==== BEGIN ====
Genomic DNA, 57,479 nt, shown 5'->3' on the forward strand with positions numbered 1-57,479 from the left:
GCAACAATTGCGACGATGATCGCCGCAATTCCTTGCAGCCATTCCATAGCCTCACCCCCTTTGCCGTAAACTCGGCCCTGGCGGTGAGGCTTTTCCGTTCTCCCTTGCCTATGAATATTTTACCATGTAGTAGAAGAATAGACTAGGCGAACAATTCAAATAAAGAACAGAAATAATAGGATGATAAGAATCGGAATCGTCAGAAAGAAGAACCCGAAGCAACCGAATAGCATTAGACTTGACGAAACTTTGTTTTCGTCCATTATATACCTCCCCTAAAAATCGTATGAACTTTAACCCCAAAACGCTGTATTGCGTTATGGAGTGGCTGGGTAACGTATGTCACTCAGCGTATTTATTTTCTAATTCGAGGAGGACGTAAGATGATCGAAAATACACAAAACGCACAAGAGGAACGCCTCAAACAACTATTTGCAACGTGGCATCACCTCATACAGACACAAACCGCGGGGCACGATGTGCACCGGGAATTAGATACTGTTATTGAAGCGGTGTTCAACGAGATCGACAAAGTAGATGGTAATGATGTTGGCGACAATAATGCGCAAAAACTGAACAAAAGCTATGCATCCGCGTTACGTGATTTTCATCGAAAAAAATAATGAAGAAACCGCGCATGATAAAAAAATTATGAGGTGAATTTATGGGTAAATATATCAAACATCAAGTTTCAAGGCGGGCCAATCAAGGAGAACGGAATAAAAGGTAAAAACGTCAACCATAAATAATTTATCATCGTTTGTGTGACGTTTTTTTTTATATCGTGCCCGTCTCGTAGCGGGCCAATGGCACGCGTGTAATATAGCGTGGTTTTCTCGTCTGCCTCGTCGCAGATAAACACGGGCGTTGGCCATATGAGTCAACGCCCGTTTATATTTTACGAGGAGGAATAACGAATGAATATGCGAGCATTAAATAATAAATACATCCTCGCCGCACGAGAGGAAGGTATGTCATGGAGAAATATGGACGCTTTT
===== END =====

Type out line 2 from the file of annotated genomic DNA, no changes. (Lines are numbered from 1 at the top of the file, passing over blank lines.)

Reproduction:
GCAACAATTGCGACGATGATCGCCGCAATTCCTTGCAGCCATTCCATAGCCTCACCCCCTTTGCCGTAAACTCGGCCCTGGCGGTGAGGCTTTTCCGTTCTCCCTTGCCTATGAATATTTTACCATGTAGTAGAAGAATAGACTAGGCGAACAATTCAAATAAAGAACAGAAATAATAGGATGATAAGAATCGGAATCGTCAGAAAGAAGAACCCGAAGCAACCGAATAGCATTAGACTTGACGAAACTTTGTTTTCGTCCATTATATACCTCCCCTAAAAATCGTATGAACTTTAACCCCAAAACGCTGTATTGCGTTATGGAGTGGCTGGGTAACGTATGTCACTCAGCGTATTTATTTTCTAATTCGAGGAGGACGTAAGATGATCGAAAATACACAAAACGCACAAGAGGAACGCCTCAAACAACTATTTGCAACGTGGCATCACCTCATACAGACACAAACCGCGGGGCACGATGTGCACCGGGAATTAGATACTGTTATTGAAGCGGTGTTCAACGAGATCGACAAAGTAGATGGTAATGATGTTGGCGACAATAATGCGCAAAAACTGAACAAAAGCTATGCATCCGCGTTACGTGATTTTCATCGAAAAAAATAATGAAGAAACCGCGCATGATAAAAAAATTATGAGGTGAATTTATGGGTAAATATATCAAACATCAAGTTTCAAGGCGGGCCAATCAAGGAGAACGGAATAAAAGGTAAAAACGTCAACCATAAATAATTTATCATCGTTTGTGTGACGTTTTTTTTTATATCGTGCCCGTCTCGTAGCGGGCCAATGGCACGCGTGTAATATAGCGTGGTTTTCTCGTCTGCCTCGTCGCAGATAAACACGGGCGTTGGCCATATGAGTCAACGCCCGTTTATATTTTACGAGGAGGAATAACGAATGAATATGCGAGCATTAAATAATAAATACATCCTCGCCGCACGAGAGGAAGGTATGTCATGGAGAAATATGGACGCTTTT